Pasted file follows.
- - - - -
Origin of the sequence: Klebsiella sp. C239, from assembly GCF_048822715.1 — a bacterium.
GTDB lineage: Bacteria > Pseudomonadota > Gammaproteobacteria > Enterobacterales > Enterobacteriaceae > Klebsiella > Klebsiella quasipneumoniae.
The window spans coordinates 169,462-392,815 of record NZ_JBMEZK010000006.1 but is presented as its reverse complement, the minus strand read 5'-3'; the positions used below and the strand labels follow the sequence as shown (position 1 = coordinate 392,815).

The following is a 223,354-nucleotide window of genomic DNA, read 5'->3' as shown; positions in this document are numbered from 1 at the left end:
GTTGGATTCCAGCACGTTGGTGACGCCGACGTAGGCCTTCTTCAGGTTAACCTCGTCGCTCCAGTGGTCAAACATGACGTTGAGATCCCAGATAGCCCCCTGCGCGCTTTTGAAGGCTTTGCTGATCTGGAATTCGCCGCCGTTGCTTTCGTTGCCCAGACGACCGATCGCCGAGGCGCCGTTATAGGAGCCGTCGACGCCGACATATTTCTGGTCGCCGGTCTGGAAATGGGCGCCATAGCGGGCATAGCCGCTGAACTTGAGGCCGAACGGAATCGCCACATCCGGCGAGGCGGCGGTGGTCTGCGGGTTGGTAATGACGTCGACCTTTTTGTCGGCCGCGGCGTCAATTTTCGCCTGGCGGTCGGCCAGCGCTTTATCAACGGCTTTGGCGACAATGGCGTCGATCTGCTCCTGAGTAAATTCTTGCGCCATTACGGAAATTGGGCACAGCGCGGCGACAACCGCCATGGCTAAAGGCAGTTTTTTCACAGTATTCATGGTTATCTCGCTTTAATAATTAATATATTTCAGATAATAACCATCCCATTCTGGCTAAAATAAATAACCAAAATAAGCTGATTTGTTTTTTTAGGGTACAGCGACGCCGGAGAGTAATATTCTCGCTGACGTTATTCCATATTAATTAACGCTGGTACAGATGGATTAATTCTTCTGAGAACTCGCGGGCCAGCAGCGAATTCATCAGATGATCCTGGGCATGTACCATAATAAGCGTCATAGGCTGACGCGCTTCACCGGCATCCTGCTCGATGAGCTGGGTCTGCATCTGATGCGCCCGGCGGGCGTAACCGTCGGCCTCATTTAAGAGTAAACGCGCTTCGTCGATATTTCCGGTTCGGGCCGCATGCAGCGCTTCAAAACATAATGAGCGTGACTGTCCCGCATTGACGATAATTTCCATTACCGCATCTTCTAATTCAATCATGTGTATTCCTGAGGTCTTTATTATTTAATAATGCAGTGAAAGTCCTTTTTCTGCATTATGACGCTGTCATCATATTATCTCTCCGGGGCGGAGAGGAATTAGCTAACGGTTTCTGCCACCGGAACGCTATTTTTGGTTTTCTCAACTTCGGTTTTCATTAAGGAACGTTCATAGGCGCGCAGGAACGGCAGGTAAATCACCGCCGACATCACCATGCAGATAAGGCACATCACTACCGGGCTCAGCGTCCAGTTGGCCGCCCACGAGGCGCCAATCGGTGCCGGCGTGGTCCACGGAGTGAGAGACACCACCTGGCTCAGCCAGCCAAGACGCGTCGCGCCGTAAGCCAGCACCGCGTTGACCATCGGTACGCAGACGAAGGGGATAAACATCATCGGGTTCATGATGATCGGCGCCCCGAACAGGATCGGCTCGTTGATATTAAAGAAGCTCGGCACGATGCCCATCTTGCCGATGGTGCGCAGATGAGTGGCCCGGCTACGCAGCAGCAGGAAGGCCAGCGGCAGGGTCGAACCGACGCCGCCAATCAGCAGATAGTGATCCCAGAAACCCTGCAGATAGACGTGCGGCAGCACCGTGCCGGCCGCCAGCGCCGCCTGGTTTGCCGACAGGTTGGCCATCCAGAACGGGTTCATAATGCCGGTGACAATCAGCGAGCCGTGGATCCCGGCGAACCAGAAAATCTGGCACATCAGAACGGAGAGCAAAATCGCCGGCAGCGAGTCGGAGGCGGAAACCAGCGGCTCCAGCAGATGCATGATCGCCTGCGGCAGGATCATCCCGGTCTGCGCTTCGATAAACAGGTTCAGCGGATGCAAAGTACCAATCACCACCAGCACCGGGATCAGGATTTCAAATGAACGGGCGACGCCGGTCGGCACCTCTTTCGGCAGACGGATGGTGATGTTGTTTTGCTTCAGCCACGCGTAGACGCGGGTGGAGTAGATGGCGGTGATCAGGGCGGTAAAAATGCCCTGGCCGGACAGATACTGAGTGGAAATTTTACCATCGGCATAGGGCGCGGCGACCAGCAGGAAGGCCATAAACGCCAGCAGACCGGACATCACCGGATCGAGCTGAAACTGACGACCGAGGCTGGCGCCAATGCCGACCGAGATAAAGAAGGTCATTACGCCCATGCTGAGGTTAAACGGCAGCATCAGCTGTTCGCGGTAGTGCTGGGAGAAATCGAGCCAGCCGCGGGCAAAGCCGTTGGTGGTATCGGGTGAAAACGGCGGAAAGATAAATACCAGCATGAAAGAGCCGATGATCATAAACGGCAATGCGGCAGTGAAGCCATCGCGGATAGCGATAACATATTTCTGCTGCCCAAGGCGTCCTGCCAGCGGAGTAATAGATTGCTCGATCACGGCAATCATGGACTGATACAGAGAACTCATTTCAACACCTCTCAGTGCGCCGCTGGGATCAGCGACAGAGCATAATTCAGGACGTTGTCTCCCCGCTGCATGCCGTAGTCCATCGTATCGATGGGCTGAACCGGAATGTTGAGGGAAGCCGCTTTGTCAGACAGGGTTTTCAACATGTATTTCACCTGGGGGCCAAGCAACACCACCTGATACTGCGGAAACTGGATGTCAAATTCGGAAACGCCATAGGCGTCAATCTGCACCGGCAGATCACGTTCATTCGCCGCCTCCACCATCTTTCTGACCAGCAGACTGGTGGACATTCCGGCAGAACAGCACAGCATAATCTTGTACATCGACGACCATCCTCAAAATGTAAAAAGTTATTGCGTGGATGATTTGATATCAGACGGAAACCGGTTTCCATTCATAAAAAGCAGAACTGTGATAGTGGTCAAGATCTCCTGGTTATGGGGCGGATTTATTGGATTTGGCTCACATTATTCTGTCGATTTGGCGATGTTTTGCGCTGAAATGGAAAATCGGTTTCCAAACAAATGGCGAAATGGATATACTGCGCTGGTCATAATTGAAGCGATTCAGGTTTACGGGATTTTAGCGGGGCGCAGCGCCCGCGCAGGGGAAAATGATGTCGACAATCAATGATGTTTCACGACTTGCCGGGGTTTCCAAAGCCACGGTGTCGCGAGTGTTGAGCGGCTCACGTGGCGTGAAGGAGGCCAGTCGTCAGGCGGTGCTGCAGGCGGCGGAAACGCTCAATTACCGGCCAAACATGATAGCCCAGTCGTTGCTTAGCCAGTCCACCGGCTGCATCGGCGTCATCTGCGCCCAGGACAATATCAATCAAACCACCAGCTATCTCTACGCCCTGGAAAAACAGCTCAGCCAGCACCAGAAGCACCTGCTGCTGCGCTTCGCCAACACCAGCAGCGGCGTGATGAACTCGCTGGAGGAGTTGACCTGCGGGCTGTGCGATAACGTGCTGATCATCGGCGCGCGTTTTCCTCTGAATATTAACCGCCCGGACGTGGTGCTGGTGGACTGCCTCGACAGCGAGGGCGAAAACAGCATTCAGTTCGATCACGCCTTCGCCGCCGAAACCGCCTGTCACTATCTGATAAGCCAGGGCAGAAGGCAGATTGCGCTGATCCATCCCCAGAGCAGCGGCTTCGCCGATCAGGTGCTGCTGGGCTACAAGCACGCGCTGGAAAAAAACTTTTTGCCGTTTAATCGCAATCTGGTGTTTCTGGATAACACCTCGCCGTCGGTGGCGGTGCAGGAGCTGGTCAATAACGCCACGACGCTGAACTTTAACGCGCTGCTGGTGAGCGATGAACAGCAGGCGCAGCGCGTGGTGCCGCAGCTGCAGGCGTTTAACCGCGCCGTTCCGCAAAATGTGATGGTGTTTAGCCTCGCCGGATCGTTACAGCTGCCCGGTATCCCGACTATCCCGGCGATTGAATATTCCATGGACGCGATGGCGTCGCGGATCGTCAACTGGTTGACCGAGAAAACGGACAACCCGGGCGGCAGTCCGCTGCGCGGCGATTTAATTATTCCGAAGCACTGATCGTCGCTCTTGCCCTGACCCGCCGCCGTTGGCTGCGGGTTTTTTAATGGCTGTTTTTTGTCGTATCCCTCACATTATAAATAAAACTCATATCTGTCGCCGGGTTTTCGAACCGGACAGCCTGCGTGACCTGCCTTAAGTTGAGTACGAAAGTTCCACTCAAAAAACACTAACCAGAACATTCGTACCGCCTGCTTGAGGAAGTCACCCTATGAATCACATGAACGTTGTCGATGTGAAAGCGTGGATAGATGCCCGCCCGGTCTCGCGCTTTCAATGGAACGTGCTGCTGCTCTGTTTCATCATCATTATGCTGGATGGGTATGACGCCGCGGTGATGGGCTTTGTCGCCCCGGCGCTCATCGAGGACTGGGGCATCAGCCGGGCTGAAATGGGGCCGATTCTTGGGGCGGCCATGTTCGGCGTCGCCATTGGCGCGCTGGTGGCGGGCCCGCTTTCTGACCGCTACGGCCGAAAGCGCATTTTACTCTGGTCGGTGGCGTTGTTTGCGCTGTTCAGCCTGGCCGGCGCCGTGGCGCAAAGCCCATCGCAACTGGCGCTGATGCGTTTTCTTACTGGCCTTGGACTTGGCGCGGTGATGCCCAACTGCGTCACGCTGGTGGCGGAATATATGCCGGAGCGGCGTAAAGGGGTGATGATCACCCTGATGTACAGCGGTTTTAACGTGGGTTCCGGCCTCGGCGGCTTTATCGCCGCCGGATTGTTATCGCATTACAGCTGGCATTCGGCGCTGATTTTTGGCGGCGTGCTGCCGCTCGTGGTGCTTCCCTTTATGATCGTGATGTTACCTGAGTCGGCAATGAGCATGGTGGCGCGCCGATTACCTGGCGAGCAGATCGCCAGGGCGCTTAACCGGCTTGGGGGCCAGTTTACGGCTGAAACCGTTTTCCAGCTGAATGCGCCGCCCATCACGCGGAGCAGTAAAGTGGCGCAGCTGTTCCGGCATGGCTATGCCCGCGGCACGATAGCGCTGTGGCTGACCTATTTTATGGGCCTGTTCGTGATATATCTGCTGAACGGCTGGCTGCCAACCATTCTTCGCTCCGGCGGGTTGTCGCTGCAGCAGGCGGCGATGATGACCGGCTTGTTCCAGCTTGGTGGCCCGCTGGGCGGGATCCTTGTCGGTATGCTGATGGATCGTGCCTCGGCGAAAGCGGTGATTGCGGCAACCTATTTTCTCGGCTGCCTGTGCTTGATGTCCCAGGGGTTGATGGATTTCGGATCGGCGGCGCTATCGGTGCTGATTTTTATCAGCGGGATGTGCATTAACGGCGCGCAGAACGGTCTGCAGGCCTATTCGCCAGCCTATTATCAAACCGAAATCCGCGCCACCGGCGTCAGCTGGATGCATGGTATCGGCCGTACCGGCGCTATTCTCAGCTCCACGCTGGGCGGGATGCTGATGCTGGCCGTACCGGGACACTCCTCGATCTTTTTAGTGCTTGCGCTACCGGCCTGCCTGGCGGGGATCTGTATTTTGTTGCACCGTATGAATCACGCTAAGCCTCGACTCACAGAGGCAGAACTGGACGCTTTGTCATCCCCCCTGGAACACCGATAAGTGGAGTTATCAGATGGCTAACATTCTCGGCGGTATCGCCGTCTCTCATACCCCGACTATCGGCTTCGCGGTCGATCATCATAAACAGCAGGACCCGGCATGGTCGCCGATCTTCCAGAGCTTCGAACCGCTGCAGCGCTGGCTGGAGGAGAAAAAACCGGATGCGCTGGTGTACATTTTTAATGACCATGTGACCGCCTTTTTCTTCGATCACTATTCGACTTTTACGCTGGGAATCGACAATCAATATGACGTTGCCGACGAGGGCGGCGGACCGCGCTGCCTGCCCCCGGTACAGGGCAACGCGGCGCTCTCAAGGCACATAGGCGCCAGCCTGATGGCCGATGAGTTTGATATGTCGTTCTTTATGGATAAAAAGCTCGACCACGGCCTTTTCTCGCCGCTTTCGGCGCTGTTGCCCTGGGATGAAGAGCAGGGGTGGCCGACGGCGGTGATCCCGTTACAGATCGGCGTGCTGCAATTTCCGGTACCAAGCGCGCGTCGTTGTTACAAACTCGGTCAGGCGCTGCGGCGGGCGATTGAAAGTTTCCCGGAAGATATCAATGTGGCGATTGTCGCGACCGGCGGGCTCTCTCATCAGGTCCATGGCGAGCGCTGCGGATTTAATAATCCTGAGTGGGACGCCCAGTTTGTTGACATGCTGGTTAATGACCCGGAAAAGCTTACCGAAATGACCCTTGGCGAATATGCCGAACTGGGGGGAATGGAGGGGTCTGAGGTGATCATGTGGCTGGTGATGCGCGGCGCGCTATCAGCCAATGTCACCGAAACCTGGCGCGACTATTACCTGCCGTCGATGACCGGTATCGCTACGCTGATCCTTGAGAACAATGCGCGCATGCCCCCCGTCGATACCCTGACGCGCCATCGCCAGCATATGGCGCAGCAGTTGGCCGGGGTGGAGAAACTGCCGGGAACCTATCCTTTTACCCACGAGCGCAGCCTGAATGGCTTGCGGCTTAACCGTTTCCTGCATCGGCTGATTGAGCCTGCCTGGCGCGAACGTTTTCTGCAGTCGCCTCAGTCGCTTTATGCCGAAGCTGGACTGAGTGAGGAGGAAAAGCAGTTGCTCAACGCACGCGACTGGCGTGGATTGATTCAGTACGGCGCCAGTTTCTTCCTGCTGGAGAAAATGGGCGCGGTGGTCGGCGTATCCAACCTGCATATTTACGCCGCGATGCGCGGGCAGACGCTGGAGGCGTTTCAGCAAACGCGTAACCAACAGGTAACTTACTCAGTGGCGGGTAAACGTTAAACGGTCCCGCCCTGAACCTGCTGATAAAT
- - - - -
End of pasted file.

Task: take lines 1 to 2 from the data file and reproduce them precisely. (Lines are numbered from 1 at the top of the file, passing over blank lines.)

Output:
Origin of the sequence: Klebsiella sp. C239, from assembly GCF_048822715.1 — a bacterium.
GTDB lineage: Bacteria > Pseudomonadota > Gammaproteobacteria > Enterobacterales > Enterobacteriaceae > Klebsiella > Klebsiella quasipneumoniae.